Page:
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In the Context of Context-Driven (Hiccupps)

On April 26, 2014, in Syndicated, by Association for Software Testing
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I started an enjoyable discussion on Twitter the other day. Here’s a brief summary.

So I idly wondered whether it was possible to construct a barber-style paradox around context-driven testing (CDT) and tweeted this:

A Context-Driven tester says that CDT is not applicable on some project, given the context, and tests accordingly. Is this CDT?

I deliberately left this ambiguous. It could mean a few things, including:
  • deciding how to test in the context
  • any testing activities undertaken after evaluation of context 
  • both of the above 
  • all of the work the tester does on that project

I think it’s possible to make a case for all of them being CDT based on the original tweet. But it doesn’t mean that any particular instance of them must be.

For example, the context-driven tester might not act in a context-driven way at some point (perhaps only context-aware). Or while not doing CDT the context-driven tester might actually be constantly re-evaluating the context looking for a point at which the context changes sufficiently to prefer another approach, i.e. practising CDT. The Twitter thread didn’t really explore this aspect.

There was keen discussion about whether it was even possible to find a place that CDT was not appropriate and @huibschoots dug up a link to a Bach/Bolton presentation that suggests a few.

Some testers said that they would always do CDT here. This example from @kengel100:

@qahiccupps @huibschoots @kinofrost if I place myself in this situation there is still a need for CDT. Tester dependent?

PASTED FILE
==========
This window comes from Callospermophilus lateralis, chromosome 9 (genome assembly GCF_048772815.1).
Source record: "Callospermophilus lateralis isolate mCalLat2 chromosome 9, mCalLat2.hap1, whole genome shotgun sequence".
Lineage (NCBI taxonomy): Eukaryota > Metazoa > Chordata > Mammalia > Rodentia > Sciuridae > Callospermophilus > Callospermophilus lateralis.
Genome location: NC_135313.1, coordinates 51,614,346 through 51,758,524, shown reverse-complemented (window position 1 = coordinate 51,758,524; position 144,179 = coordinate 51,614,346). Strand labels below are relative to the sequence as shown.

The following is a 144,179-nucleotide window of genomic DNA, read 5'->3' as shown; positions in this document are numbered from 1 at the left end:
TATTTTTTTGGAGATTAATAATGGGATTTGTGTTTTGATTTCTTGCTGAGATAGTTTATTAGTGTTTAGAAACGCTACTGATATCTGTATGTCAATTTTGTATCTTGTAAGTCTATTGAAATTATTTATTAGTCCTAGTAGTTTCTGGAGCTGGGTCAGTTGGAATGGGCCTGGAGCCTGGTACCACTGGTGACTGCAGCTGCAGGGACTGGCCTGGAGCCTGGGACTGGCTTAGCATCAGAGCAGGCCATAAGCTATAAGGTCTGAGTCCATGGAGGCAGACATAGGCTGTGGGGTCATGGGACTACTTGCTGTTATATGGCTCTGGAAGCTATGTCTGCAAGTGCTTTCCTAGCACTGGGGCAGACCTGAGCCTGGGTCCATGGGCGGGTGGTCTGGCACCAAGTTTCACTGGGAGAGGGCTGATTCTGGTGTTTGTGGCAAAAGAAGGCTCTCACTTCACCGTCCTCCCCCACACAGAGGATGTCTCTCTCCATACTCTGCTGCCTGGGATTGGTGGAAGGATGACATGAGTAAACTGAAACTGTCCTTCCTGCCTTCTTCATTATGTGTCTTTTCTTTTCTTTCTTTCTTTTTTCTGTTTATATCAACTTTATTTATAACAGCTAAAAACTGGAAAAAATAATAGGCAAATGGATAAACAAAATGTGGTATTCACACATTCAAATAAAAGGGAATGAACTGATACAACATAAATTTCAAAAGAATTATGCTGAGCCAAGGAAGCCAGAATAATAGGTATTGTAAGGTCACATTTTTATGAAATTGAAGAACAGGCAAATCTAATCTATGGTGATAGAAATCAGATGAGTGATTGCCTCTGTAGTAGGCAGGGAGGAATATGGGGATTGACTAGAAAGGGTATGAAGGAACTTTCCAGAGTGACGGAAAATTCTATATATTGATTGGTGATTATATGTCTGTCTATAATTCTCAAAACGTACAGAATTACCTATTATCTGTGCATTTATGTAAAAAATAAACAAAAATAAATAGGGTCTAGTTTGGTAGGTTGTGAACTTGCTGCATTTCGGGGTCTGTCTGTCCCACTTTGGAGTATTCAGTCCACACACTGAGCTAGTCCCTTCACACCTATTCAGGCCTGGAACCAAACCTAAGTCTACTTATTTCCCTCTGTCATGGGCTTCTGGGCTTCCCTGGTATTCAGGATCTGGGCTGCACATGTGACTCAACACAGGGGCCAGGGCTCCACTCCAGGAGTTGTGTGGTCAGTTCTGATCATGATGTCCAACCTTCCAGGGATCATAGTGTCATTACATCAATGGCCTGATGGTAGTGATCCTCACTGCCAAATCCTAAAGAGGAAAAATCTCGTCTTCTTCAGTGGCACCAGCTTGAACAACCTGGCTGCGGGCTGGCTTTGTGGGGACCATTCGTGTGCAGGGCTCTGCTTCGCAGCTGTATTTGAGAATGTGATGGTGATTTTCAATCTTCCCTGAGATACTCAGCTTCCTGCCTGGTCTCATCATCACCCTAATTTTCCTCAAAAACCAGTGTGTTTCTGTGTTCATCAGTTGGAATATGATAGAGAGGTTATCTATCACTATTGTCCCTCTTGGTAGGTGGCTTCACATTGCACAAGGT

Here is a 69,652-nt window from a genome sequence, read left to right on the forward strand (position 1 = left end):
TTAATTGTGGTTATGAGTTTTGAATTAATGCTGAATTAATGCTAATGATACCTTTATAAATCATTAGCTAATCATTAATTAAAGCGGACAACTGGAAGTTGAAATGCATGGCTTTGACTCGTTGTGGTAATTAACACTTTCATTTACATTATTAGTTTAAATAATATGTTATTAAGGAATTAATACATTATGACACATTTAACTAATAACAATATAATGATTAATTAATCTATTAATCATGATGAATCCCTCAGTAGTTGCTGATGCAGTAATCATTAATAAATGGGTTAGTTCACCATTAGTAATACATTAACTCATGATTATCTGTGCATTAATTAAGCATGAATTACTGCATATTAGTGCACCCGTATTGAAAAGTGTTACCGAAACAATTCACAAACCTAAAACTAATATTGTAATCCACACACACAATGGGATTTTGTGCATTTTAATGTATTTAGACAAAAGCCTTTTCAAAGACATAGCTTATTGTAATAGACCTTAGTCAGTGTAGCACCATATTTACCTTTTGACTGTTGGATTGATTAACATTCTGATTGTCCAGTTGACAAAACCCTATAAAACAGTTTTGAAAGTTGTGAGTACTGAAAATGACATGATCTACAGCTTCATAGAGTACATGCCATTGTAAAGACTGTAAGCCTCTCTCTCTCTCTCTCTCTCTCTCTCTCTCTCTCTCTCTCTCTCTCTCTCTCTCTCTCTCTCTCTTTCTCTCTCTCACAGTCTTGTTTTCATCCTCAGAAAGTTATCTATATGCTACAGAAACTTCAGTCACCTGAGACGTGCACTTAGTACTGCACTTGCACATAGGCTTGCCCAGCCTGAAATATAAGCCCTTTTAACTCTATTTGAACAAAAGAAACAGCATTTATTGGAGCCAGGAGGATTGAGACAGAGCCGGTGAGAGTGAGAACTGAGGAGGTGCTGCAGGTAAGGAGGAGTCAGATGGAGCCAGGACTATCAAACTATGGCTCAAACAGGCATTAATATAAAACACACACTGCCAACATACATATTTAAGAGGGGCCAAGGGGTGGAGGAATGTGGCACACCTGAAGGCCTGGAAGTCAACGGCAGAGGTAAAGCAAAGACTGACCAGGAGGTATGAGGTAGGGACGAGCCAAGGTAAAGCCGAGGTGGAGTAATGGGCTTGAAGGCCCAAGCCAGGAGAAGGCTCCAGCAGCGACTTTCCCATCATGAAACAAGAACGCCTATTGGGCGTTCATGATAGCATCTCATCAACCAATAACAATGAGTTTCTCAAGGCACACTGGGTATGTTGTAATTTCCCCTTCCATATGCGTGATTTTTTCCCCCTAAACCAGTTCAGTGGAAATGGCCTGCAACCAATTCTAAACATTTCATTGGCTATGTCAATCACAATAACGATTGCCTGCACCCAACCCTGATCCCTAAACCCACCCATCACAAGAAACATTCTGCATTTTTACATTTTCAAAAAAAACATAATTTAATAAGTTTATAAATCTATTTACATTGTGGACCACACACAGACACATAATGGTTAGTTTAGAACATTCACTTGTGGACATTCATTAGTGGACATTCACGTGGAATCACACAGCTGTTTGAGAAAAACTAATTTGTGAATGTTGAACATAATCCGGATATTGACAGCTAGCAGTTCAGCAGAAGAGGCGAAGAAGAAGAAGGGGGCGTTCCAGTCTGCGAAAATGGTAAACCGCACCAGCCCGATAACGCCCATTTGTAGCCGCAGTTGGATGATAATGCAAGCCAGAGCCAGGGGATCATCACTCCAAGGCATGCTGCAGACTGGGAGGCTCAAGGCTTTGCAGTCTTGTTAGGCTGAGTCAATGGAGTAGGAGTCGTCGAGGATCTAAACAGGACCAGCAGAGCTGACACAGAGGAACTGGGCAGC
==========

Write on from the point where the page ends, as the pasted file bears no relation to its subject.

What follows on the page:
In an attempt at clarity, multiple definitions of CDT are given at context-driven-testing.com. One includes this:

The essence of context-driven testing is project-appropriate application of skill and judgment.  

I didn’t give any project context. There is none, it’s a thought experiment. The context-driven-testing.com web site also says:

Context-driven testers reject the notion of best practices, because they present certain practices as appropriate independent of context. 

So I speculated about whether there was an argument that it is not context-driven to insist on CDT, particularly given that there are some occasions where it’s plausible to think that CDT might legitimately not be used. I suppose I’m also thinking about whether asserting that you will always practice context-driven testing effectively makes CDT your best practice.

@kengel100 @huibschoots @kinofrost Interesting variant question. Is it CDT to say that we must approach any problem using CDT? Does a tester self-declared as CD use CDT in all contexts? (i.e. regardless of context)

@kinofrost put his response to the idea that there was a contradiction in having the intention to do CDT irrespective of context nicely:

@qahiccupps @kengel100 @huibschoots It’s self-refuting. Like saying there’s a car driver who always drives car irrespective of having a car.

So I ended up asking myself whether I was worrying away at a potential something or making a something out of nothing.

@kinofrost @kengel100 @huibschoots Started with a hypothetical corner. Wondering if I’m digging a hypothetical hole. 

Image: https://flic.kr/p/hnimz3

 

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